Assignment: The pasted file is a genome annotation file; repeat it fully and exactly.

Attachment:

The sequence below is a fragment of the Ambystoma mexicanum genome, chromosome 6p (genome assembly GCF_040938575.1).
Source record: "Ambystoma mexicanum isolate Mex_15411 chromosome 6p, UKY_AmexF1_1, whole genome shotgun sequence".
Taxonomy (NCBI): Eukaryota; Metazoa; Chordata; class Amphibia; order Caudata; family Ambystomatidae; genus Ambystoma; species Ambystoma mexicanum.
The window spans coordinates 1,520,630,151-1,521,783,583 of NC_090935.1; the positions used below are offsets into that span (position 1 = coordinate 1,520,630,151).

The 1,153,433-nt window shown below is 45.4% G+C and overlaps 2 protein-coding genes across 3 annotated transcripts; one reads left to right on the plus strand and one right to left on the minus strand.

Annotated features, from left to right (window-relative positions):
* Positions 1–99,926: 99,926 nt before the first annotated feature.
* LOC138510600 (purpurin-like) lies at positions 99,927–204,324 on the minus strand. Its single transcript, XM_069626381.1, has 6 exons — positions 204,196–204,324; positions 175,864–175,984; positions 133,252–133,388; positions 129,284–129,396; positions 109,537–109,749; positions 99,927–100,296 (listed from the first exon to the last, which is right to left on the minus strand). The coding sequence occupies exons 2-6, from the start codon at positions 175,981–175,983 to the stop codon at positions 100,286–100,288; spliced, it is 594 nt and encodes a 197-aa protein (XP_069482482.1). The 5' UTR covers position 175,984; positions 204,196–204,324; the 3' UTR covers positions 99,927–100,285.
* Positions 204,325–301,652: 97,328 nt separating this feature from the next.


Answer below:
The sequence below is a fragment of the Ambystoma mexicanum genome, chromosome 6p (genome assembly GCF_040938575.1).
Source record: "Ambystoma mexicanum isolate Mex_15411 chromosome 6p, UKY_AmexF1_1, whole genome shotgun sequence".
Taxonomy (NCBI): Eukaryota; Metazoa; Chordata; class Amphibia; order Caudata; family Ambystomatidae; genus Ambystoma; species Ambystoma mexicanum.
The window spans coordinates 1,520,630,151-1,521,783,583 of NC_090935.1; the positions used below are offsets into that span (position 1 = coordinate 1,520,630,151).

The 1,153,433-nt window shown below is 45.4% G+C and overlaps 2 protein-coding genes across 3 annotated transcripts; one reads left to right on the plus strand and one right to left on the minus strand.

Annotated features, from left to right (window-relative positions):
* Positions 1–99,926: 99,926 nt before the first annotated feature.
* LOC138510600 (purpurin-like) lies at positions 99,927–204,324 on the minus strand. Its single transcript, XM_069626381.1, has 6 exons — positions 204,196–204,324; positions 175,864–175,984; positions 133,252–133,388; positions 129,284–129,396; positions 109,537–109,749; positions 99,927–100,296 (listed from the first exon to the last, which is right to left on the minus strand). The coding sequence occupies exons 2-6, from the start codon at positions 175,981–175,983 to the stop codon at positions 100,286–100,288; spliced, it is 594 nt and encodes a 197-aa protein (XP_069482482.1). The 5' UTR covers position 175,984; positions 204,196–204,324; the 3' UTR covers positions 99,927–100,285.
* Positions 204,325–301,652: 97,328 nt separating this feature from the next.